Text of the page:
Bernardston weighs fix for assessment hike
Officials fear school may take away from town needs
BERNARDSTON — By the time the town decides how to fund an additional $34,752 for education, school will already be in session.
The town will decide whether to raise and appropriate the money, or take the funds from a stabilization account, in a September special town meeting. The date of the meeting is yet to be determined.
A drawn-out budget process this year left the Pioneer Valley Regional School District’s four towns guessing at their share of the district budget when they went to their annual town meetings.
While the amounts approved by Northfield, Leyden and Warwick were more than enough to cover the assessments reached in July, the 2.5 percent increase passed by Bernardston was about $34,000 short.
Bernardston’s assessment of $2.36 million for the coming school year represents a 4.03 percent, or $91,419, increase over last year’s.
While Northfield and Warwick saw increases of 2.96 and 2.91 percent, Leyden saw a decrease of 6.48 percent.
The amount each town must pay is set by the state. Assessments are arrived at using a formula that takes each town’s student enrollment, as well as its “ability to pay,” based on resident income, property values and municipal growth.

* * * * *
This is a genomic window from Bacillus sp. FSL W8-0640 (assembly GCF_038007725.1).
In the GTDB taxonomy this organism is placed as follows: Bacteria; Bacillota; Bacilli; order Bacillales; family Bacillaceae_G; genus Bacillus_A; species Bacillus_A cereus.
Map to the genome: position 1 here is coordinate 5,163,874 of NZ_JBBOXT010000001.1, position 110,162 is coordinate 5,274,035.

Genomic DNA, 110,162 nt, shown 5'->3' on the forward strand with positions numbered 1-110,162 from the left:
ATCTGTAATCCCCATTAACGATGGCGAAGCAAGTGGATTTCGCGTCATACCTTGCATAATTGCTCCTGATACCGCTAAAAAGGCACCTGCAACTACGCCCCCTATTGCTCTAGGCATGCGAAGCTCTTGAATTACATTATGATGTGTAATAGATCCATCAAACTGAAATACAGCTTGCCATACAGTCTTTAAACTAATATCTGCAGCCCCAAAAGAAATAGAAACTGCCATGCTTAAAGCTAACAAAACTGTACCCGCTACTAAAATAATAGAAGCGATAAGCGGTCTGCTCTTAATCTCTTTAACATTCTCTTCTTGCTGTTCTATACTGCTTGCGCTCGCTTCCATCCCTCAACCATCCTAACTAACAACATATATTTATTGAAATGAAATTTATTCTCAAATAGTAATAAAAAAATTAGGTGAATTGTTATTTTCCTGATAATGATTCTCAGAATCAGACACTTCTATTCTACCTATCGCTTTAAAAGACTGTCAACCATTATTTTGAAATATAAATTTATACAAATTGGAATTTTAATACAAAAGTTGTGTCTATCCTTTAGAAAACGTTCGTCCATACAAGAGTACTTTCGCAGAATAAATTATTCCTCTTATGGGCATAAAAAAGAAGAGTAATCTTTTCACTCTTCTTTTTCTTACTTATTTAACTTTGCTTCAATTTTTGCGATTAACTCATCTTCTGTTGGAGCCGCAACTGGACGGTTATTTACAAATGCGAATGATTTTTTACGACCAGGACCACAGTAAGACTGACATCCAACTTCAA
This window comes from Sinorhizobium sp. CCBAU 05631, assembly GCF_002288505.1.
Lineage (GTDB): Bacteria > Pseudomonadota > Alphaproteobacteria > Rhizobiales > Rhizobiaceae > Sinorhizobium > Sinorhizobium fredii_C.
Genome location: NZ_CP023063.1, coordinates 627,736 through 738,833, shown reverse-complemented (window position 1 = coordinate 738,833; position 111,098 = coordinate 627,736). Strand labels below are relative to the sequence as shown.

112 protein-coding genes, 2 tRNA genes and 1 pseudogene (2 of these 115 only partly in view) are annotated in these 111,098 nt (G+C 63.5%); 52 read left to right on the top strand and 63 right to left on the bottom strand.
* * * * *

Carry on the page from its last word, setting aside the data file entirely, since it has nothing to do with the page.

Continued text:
While three of the district towns have seen drop-offs in enrollment in the last five years, Bernardston’s enrollment has held steady, according to Dayle Doiron, district superintendent.
Selectmen fear that the school budget will continue to grow, taking away from other needs of the town.
“Next year, (our increase) could be another $90,000,” said Selectman Robert Raymond.
“If this continues, the town could be bankrupt in five to 10 years by paying for schools,” said Selectman Virginia Budness.
Because of the high cost of education, said Raymond, town employees like the chiefs of the police and fire department don’t get raises they deserve, and positions like the town clerk, tax collector and treasurer have to be kept below 20 work hours per week, because the town can’t afford to give them benefits.
“The only way we can afford (to pay for schools) is to keep our own employees underpaid,” agreed Budness.
Though the town could take the $34,752 from available stabilization funds, and avoid an increase in taxes, it could result in another raise to the town’s minimum contribution in coming years, said Budness.
“It’s almost a penalty to us for being financially responsible,” said Louis Bordeaux, chairman of the Board of Selectmen.
The other option is to raise and appropriate the money, meaning a hike in taxes.
David Rainville can be reached at:
or 413-772-0261, ext. 279